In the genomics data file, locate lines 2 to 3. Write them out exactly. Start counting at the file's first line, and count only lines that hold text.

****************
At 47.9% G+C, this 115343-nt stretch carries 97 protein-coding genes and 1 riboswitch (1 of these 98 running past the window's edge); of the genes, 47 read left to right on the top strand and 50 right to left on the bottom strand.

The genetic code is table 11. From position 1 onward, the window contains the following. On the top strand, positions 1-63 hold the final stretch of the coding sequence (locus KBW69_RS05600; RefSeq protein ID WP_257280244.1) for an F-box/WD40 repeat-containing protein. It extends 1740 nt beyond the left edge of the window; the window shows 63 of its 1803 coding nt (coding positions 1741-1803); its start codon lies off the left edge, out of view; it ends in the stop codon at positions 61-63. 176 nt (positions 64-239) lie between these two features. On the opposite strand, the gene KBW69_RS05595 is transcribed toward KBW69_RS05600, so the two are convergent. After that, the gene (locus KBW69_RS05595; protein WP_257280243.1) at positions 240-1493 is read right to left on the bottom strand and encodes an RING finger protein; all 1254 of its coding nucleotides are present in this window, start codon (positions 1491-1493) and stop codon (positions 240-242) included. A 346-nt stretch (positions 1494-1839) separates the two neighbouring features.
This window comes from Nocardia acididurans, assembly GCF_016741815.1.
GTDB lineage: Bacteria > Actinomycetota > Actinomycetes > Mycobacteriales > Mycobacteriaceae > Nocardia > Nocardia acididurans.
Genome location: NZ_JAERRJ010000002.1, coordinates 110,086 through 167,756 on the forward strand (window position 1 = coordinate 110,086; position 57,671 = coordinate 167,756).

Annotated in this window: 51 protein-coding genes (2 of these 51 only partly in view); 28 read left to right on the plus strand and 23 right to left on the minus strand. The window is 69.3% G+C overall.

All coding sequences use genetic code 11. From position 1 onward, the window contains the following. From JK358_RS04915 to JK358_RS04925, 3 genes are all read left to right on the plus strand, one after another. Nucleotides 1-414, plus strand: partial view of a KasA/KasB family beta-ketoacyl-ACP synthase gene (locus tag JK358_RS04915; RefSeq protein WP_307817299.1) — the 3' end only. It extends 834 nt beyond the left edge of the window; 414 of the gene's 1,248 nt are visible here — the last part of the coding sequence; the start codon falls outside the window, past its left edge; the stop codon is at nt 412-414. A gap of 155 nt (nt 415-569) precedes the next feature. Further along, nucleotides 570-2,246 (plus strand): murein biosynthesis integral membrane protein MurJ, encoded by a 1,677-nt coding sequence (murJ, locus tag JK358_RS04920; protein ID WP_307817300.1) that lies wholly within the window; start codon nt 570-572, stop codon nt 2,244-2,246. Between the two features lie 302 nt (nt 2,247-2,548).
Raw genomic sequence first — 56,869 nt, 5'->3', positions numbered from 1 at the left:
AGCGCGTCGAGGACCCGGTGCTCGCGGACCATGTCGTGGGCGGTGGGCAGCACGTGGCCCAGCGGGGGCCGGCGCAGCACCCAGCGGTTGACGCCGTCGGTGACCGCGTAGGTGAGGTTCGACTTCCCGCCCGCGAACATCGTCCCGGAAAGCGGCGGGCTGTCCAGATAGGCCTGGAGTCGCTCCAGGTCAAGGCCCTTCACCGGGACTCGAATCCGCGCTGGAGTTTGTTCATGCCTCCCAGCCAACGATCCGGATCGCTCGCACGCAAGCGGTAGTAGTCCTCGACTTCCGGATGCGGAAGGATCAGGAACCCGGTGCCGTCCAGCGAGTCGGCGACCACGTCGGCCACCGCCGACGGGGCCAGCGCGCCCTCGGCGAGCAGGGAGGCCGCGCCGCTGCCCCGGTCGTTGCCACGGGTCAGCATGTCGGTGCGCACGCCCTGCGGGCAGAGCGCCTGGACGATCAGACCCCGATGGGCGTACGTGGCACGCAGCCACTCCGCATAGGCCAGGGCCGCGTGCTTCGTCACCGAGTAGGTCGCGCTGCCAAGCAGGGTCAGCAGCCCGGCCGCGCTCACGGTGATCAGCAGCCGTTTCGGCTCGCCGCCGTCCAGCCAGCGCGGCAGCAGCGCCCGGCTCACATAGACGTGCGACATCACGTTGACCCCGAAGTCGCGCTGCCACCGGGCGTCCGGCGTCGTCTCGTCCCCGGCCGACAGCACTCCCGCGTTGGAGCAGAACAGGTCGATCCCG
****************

The genetic code is table 11. From position 1 onward, the window contains the following. On the top strand, positions 1-63 hold the final stretch of the coding sequence (locus KBW69_RS05600; RefSeq protein ID WP_257280244.1) for an F-box/WD40 repeat-containing protein. It extends 1740 nt beyond the left edge of the window; the window shows 63 of its 1803 coding nt (coding positions 1741-1803); its start codon lies off the left edge, out of view; it ends in the stop codon at positions 61-63. 176 nt (positions 64-239) lie between these two features. On the opposite strand, the gene KBW69_RS05595 is transcribed toward KBW69_RS05600, so the two are convergent. After that, the gene (locus KBW69_RS05595; protein WP_257280243.1) at positions 240-1493 is read right to left on the bottom strand and encodes an RING finger protein; all 1254 of its coding nucleotides are present in this window, start codon (positions 1491-1493) and stop codon (positions 240-242) included. A 346-nt stretch (positions 1494-1839) separates the two neighbouring features.
This window comes from Nocardia acididurans, assembly GCF_016741815.1.